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Bonner comes up short on election day

Brandon Moseley

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Jim Bonner came within just 1,848 votes of incumbent Jeremy Oden for Public Service Commissioner Place One.

The Alabama Political Reporter and other media outlets had been writing reports for weeks before the primary about arguably anti-Semitic, misogynistic, racist, sexist, and crude comments about PSC candidate Jim Bonner as well as about his troubled finances.

The reporting, by APR editor Bill Britt and others in the media, led to many powerful industry groups increasing their funding for incumbent Jeremy Oden’s campaign. Business leaders said publicly that Bonner’s election would be an embarrassment to the state and put pressure on the Alabama Republican Party to do something.

A week before the election polling by Montgomery-based Cygnal revealed that many Alabama voters believed that Jim Bonner was former Congressman Jo Bonner, R-Mobile, who is widely liked and appeared to be winning the race. Bonner, who had no money to campaign, appeared to be cruising toward a likely victory in the down ballot race.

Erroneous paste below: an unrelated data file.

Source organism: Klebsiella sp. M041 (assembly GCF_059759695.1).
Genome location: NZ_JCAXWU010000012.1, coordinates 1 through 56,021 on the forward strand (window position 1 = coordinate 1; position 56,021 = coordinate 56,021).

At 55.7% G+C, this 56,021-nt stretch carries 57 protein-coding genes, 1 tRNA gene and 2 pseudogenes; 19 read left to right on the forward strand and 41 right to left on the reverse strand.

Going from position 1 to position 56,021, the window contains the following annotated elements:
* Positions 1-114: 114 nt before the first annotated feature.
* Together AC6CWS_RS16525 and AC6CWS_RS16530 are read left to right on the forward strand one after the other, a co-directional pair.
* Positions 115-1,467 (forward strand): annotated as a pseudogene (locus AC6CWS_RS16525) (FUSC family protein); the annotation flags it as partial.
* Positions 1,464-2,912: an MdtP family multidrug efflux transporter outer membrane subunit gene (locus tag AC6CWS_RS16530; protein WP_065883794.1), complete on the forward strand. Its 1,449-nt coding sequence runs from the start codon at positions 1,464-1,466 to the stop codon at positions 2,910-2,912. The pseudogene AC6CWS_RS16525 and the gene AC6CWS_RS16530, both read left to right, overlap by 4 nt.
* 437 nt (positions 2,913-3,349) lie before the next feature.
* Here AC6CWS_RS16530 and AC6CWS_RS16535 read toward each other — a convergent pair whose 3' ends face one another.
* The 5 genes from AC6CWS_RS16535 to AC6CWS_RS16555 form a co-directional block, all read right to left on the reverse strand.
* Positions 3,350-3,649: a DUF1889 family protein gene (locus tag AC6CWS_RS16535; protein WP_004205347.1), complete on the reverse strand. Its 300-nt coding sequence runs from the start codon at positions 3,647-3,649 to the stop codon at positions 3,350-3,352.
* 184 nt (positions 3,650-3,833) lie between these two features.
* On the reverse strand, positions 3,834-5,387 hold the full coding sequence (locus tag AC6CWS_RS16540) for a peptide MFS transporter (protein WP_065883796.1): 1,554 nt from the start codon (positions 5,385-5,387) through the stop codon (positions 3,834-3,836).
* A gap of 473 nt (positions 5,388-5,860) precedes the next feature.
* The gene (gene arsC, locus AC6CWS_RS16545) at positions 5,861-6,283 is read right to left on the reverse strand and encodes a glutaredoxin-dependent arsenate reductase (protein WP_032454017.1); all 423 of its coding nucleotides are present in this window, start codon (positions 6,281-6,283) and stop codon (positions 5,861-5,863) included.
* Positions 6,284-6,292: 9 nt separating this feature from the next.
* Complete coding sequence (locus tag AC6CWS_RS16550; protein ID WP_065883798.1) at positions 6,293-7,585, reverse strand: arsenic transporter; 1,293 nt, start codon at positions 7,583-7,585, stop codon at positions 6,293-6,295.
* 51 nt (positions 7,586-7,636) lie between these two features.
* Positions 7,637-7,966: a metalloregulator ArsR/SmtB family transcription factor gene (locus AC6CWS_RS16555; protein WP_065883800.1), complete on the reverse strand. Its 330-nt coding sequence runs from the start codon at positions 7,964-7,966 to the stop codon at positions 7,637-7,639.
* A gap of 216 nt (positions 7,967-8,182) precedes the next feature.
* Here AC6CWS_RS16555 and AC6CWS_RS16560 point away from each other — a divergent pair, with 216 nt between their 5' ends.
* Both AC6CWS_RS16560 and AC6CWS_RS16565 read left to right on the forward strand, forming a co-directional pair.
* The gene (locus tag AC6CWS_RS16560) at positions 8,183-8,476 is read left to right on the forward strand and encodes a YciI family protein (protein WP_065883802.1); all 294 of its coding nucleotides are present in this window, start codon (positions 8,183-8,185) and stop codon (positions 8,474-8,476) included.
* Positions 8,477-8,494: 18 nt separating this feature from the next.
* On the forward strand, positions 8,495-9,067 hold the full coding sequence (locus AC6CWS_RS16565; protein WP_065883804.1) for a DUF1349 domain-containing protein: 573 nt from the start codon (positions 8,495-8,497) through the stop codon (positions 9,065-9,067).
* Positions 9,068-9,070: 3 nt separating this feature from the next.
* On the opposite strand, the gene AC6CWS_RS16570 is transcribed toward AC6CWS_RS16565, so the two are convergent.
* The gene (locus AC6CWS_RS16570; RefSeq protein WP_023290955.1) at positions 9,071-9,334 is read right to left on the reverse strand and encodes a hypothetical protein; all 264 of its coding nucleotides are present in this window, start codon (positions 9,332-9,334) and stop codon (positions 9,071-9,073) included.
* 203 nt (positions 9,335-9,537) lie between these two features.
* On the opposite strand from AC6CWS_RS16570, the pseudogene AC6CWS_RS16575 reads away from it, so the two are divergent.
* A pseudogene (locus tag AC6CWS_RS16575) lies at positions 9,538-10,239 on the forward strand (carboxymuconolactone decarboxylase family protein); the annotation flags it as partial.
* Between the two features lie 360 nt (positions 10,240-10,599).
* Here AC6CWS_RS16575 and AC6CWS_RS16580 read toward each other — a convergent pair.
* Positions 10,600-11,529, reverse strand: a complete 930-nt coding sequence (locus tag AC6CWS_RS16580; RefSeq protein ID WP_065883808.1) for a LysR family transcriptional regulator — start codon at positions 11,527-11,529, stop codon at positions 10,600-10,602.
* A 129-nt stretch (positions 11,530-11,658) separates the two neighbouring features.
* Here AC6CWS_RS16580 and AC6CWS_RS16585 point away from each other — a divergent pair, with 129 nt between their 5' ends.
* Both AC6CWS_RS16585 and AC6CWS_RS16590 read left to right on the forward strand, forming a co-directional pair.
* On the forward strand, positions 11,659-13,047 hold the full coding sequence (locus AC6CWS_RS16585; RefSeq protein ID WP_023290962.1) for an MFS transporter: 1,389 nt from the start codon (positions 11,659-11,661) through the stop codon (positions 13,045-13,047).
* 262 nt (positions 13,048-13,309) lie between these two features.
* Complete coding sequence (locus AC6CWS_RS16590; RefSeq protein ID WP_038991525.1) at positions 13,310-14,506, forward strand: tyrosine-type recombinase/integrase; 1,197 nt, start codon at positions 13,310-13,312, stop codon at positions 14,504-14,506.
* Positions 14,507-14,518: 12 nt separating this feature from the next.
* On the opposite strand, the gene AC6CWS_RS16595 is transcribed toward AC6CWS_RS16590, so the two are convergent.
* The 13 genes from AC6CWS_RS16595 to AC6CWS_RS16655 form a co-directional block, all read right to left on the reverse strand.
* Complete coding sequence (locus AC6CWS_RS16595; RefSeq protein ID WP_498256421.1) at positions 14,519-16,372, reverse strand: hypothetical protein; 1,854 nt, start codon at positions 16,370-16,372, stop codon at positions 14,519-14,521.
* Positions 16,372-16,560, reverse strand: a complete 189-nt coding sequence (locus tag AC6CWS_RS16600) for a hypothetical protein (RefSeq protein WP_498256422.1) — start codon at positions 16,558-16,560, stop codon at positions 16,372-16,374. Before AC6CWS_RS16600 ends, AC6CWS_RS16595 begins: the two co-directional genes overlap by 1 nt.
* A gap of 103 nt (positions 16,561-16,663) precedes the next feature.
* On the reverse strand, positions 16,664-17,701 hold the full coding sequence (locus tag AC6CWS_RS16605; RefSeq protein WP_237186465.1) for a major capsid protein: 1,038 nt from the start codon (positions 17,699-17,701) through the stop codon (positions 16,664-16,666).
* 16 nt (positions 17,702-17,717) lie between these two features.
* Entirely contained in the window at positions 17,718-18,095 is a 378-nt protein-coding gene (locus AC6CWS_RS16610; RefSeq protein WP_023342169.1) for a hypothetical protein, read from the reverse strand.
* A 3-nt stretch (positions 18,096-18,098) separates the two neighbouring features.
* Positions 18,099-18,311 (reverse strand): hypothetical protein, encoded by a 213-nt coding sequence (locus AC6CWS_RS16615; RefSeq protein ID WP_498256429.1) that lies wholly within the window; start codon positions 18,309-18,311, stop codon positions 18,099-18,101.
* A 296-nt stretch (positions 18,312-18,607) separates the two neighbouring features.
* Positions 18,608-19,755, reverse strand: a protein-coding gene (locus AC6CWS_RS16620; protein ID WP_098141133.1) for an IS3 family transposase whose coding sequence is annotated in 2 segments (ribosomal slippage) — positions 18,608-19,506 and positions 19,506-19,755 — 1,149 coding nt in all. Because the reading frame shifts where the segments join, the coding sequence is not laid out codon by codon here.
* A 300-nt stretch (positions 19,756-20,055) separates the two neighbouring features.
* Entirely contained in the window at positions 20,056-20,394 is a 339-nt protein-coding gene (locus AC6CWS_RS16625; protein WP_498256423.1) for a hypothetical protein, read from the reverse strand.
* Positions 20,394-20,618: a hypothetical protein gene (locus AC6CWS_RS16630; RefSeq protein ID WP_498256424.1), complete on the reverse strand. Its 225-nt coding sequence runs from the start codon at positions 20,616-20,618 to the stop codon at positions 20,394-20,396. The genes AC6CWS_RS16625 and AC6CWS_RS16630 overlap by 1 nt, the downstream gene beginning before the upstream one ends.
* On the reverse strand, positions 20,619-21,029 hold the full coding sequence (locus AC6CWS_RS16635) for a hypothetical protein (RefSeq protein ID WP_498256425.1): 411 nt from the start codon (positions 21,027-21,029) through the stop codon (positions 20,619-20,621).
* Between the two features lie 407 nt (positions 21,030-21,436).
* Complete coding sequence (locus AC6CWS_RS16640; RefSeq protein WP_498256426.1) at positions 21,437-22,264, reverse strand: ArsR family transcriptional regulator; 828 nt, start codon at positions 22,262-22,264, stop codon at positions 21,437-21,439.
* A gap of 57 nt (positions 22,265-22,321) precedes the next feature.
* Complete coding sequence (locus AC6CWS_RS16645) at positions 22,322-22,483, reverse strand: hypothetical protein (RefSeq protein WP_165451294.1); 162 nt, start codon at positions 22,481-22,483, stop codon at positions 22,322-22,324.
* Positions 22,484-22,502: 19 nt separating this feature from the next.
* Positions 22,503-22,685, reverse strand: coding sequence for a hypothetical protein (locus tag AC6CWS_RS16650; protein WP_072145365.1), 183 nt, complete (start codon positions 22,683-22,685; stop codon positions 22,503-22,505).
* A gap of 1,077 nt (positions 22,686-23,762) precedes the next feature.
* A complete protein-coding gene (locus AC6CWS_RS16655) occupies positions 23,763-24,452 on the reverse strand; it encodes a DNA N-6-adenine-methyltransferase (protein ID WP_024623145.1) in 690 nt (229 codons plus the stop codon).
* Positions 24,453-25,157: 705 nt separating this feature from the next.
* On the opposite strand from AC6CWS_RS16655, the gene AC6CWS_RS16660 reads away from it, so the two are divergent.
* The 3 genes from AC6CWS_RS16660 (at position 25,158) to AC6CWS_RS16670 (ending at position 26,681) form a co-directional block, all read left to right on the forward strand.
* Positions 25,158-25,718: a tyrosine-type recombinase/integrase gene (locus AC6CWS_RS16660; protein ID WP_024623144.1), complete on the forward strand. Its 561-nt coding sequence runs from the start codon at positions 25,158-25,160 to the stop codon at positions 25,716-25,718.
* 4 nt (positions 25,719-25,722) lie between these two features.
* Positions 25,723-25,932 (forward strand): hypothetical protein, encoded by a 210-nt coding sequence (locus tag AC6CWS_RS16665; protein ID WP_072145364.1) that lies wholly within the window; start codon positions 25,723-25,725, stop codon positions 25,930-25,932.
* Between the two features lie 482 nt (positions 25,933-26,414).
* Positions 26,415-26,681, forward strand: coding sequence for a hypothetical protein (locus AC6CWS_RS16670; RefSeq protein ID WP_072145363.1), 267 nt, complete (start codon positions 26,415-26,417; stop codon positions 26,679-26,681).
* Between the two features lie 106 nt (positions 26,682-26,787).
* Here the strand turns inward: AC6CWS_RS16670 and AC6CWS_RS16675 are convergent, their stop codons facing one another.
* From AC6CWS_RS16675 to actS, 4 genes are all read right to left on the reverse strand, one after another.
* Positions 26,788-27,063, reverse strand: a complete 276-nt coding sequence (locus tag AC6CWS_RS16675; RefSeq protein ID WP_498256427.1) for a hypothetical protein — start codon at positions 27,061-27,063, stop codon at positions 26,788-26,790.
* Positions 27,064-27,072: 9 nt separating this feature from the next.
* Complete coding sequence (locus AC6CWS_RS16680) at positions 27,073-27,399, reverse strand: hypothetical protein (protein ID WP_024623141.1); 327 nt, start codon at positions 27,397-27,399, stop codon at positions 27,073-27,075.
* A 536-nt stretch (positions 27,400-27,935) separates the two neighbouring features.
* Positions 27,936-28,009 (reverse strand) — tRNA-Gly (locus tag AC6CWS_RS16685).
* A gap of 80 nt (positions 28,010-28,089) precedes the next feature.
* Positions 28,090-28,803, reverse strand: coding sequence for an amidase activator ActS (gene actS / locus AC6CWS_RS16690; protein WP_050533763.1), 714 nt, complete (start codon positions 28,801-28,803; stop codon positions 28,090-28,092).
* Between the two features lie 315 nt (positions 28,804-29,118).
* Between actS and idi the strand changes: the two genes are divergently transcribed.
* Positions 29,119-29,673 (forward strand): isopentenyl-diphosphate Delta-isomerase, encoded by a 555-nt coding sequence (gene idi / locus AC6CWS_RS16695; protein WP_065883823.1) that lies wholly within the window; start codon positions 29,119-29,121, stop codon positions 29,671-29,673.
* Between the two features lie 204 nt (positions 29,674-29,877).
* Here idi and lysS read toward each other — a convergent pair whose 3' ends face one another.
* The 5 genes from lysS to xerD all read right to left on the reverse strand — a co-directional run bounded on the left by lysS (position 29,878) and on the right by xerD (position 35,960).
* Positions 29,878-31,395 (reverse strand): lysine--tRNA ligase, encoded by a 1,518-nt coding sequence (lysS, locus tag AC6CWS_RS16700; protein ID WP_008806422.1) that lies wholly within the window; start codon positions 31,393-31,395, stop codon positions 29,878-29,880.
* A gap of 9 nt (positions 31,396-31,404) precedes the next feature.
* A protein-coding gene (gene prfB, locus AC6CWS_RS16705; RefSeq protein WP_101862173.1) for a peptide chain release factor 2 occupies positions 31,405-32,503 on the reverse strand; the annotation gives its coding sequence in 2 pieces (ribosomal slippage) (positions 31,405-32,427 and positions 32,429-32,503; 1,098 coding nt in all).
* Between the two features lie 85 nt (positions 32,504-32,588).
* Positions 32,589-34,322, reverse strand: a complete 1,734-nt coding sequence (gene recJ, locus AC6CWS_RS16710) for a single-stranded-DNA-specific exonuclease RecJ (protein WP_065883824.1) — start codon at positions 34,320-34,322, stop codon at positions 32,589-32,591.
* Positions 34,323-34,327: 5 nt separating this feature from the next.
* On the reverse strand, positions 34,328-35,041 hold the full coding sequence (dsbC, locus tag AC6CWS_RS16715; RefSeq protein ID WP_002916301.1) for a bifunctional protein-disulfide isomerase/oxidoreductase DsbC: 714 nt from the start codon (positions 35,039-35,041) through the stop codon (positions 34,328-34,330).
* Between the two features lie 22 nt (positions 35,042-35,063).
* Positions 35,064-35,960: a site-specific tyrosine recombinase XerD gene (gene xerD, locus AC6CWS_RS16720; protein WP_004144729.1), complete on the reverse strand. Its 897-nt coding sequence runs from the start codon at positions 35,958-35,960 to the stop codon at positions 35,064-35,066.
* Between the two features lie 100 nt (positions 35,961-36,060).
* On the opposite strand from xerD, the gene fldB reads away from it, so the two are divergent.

This motivated ALGOP to act. It was too late to remove Bonner from the ballot as they had already been printed and many Alabamians had already voted on absentee ballots.

Chairman Terry Lathan and the Alabama Republican Party Candidates Committee took the unprecedented step of voting unanimously to censure Bonner and asking Republican voters to not vote for the candidate.

Two days after that the committee decided that they had not gone far enough and voted not to certify Bonner with the Secretary of State’s office if he did win the election. Congressman Bonner even released a statement urging voters not to vote for Jim Bonner, who had been a Trump delegate in 2016.

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“When our state party chooses to take these steps, it is a serious and rare occurrence,” Lathan said of the move. “We strongly believe that this is one of those solemn moments. This vote was carefully considered and was not taken lightly. Due to the ALGOP Candidate Committee’s decision, votes cast in the Republican primary election for Jim Bonner for the Public Service Commission, Place 1 will not be certified.”

The work of reporters, pollsters, business leaders, Lathan, the Republican Party leadership worked and Oden emerged as the victor on election day but just barely.

Oden had 220,744 votes, 50 percent, and Jim Bonner had 217,049 votes, 50 percent of the vote. The difference between the two candidates was ultimately 3,695 voters.

Bonner said on Facebook, “It’s sad that people can be swayed by a headline. I’m not racist or anti Jewish or in trouble with anybody. What is sad is that negative lies work on the weak minded.”

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